See my recent posts:
Realist Narrative Belies Reality
What is Real? What is Realism?
Here's Mark Thwaite:
In this week's TLS there is an abridged version Gabriel Josipovici's lecture What Ever Happened to Modernism? (which I heard Gabriel give in London, back in March, as did Stephen Mitchelmore and Ellis Sharp).
The lecture, and now the essay (which I'm afraid isn't online), made me think again about Establishment Literary Fiction (ELF). It isn't that ELF is bad. Some ELF is good. And certainly much of it is very good indeed at being ELF! But since Modernism, and again since Modernism's questions were re-articulated by the writers of the nouveau roman — especially, then, for those who see the novel as a mode of enquiry or, better, a mode of discovery — ELF seems to me to be the embodiment of Bad Faith. It manifests a willing refusal to acknowledge that the questions that Modernism posed even exist (or that the novel might be a place to inquire about their answers).
Therefore, ELF endlessly repeats the tropes and styles of the Victorian Novel, with its fingers in its ears, shouting its (sometimes very good) narrative, flaunting its (sometimes very finely drawn) characters, refusing to be interrogated and refusing to recognise its own structural ressentiment.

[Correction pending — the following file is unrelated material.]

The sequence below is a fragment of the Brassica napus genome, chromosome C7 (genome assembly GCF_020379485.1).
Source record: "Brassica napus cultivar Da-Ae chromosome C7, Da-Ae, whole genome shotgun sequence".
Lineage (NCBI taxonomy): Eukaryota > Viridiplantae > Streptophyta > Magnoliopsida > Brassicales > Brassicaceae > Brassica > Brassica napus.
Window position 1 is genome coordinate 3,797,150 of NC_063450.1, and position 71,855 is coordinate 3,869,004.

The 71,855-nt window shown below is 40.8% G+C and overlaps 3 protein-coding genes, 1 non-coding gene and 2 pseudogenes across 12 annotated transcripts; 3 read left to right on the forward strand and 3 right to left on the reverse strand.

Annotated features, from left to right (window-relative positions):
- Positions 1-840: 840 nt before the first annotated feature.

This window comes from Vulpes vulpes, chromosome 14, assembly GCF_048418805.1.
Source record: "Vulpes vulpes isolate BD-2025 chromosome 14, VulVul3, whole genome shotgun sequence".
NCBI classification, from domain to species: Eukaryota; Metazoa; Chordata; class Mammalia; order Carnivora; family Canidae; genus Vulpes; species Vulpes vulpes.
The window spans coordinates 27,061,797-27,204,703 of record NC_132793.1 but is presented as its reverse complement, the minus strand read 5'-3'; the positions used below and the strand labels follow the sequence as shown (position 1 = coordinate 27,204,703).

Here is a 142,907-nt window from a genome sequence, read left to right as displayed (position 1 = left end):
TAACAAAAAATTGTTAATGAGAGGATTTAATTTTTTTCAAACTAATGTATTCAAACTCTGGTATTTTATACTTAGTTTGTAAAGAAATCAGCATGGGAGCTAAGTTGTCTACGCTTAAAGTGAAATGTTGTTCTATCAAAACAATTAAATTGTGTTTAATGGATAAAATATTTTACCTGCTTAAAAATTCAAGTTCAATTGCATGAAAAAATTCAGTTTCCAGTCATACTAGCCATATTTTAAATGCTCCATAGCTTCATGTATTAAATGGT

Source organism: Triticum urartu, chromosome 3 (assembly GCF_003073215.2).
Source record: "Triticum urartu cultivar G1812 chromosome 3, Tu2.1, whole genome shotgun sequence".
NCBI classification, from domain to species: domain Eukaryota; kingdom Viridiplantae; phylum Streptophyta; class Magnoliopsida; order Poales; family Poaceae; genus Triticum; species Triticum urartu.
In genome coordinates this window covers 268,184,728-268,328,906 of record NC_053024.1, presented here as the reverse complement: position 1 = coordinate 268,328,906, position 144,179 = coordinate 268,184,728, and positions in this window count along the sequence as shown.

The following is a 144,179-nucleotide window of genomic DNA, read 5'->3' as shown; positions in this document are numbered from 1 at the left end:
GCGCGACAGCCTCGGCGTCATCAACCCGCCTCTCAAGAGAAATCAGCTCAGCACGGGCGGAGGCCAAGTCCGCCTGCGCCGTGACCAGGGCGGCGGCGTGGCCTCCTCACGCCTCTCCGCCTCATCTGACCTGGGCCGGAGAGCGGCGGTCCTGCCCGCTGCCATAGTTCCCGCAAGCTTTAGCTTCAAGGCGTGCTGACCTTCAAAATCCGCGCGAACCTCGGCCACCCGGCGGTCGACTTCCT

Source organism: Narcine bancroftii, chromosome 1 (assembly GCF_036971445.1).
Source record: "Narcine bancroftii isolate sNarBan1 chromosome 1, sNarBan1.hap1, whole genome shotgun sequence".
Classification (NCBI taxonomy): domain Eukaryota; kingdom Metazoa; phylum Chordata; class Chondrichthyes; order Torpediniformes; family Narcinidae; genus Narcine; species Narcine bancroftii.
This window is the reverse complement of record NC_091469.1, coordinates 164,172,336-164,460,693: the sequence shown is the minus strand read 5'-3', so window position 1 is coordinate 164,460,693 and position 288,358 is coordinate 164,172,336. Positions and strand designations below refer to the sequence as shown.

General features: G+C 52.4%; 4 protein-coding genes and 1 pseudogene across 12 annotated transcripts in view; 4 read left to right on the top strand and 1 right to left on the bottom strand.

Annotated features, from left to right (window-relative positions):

Conventional narrative as transparent window to "reality" renders the politics of the status quo opaque to deeper criticism. The police state merely takes up the same old story, tells it again and again: factual, untilitarian, moral, economic--all arguments slide off like so many eggs on the windshield of the passing Car of State.
As long as we believe the story is real, any story, as long as we cannot bear to see the artifice--we are complicit in creating the monster. I find those ELF writers, and the publishers, agents and readers who favor them, guilty of more than bad faith.
Additional links: Ellis Sharp on the Josipovici Talk HERE
And from This Space, HERE